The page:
Alphonse Jacques Levy Biography

Alphonse Jacques Levy




Alphonse Jacques Lévy was born in Marmoutier (Bas-Rhin), France on January 8 1843 into a family of wealthy merchants, religious Jews who settled in Strasbourg after the anti-Jewish riots in the revolution of 1848. He attended the Imperial High School where he discovered a passion for drawing. In 1860, he moved to Paris where he attended the studio of Jean-Léon Gérôme and became close friends with Charles Auguste Émile Durand, known as Carolus-Duran. He studied the work of caricaturist Honoré Daumier and that of Rembrandt, who had repeatedly represented the Jews of Amsterdam.


In 1865 his caricature drawings began to appear in various publications where the manners of the time or politics were being paorodied. During the War of 1870 and the Commune, he published cartoons hostile to the Second Empire and supported the Commune under the pseudonym "Said".

When peace returned he returned to more documentary subjects and illustrated the book by Victor Tissot ‘The Prussians In Germany: Suite Voyage Au Pays Des billion’. He also illustrated a volume on the Oberammergau Passion.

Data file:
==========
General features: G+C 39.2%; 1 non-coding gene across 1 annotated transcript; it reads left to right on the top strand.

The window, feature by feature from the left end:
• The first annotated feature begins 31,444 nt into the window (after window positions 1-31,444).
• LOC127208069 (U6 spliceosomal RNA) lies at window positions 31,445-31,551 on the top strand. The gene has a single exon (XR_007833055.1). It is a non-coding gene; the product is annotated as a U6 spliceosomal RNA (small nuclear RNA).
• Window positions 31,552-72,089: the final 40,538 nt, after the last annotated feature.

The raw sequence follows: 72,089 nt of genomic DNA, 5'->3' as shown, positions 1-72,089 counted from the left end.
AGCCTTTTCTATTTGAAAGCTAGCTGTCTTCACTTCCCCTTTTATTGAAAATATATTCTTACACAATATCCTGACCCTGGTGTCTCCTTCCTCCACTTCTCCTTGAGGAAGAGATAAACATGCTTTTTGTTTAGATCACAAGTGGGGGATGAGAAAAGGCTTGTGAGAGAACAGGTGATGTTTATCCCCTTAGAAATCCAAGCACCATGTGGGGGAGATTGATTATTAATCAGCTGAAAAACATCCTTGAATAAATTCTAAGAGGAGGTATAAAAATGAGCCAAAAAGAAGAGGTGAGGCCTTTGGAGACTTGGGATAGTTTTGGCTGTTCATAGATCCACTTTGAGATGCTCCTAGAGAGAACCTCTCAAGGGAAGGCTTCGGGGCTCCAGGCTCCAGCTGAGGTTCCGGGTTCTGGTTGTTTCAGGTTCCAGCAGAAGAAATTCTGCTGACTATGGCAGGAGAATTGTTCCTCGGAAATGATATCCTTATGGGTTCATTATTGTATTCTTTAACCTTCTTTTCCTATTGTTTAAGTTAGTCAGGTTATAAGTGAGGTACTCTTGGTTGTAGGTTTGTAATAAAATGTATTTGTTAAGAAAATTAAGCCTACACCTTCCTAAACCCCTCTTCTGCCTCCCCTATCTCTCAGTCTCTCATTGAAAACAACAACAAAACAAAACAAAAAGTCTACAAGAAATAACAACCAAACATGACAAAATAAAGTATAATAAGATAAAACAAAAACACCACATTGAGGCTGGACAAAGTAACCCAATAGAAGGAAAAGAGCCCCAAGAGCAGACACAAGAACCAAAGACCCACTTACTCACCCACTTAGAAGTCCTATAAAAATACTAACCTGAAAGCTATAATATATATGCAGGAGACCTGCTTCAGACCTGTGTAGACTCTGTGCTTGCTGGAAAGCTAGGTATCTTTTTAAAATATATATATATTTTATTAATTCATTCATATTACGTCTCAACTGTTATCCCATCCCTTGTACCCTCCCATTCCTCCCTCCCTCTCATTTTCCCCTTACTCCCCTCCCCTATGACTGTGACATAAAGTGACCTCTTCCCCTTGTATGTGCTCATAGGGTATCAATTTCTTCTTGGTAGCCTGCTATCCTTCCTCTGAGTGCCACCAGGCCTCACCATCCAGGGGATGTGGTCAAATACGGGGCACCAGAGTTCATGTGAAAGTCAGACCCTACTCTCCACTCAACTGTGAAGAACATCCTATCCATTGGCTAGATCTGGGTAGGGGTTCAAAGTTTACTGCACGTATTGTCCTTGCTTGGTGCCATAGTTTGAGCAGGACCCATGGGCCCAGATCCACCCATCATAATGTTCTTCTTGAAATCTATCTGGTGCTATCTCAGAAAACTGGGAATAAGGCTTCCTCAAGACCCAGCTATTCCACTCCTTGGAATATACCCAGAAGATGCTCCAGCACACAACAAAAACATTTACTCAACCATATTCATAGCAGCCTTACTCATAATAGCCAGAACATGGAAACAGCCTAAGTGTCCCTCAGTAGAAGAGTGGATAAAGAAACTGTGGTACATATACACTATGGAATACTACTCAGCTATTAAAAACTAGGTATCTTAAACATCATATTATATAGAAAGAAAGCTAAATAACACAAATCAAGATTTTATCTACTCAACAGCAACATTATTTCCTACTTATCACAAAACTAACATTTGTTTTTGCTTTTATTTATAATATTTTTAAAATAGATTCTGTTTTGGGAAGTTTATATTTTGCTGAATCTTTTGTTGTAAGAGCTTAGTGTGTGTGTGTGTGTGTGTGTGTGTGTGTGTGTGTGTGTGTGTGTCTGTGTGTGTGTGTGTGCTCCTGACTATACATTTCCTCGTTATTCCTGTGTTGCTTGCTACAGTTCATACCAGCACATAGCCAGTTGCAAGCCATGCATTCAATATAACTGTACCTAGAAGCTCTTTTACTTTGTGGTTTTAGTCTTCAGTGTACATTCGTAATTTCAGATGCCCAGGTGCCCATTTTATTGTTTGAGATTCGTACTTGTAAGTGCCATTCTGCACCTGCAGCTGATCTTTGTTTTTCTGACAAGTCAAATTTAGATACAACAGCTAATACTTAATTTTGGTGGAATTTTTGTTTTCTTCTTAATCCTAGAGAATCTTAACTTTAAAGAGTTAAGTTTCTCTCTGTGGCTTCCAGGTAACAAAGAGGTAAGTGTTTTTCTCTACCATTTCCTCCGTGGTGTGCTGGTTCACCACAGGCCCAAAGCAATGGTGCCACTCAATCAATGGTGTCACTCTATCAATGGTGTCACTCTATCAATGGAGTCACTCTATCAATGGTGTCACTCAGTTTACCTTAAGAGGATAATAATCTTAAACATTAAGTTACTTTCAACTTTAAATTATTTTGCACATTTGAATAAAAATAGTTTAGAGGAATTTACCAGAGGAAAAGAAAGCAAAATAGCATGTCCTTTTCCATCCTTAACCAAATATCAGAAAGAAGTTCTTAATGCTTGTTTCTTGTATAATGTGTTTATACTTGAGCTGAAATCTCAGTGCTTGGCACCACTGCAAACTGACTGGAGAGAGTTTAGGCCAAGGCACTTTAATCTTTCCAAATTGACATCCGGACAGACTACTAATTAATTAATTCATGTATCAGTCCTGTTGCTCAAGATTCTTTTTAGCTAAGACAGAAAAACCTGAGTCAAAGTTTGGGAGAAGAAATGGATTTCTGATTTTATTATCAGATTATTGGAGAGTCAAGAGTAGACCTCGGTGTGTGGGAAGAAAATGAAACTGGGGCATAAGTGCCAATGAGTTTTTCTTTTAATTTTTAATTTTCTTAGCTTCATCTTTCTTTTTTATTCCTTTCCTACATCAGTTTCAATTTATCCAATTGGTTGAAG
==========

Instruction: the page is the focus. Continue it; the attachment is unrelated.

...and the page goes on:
Around 1876 he began drawing lithographs devoted to family Jewish life in Alsace. He had an exhibition in 1886 titled ‘The Jewish Life’. He worked as an illustrator at the periodical Le Monde Illustre.

In 1903, he published his collection of Jewish family scenes, which was badly received in the Parisian Jewish community, which accused him of showing a wretched and ugly humanity, while receiving rave reviews from the German Jewish journal Ost und West.

However, he was recognized by art critics and the Luxembourg Museum bought and exhibited some of his lithographs. In 1874, he exhibited regularly at the Paris Salon and was a medalist for lithography at the Universal Exhibition of 1900.

Having befriended another Jewish painter, Jules Benoit-Lévy (1866-1952), whose family moved to Algiers. Beginning in 1904 he spent each winter in Algeria where he painted, without using caricature, the communal Jewish ilife.

His work is, by its documentary value, testimony of two kinds of Judaism, the Ashkenazi rural Alsatian Judaism and traditional Judaism of the North African Sephardics, who both have since disappeared.

Alphonse Levy died February 2, 1918, in Algiers, where he buried in the Jewish cemetery.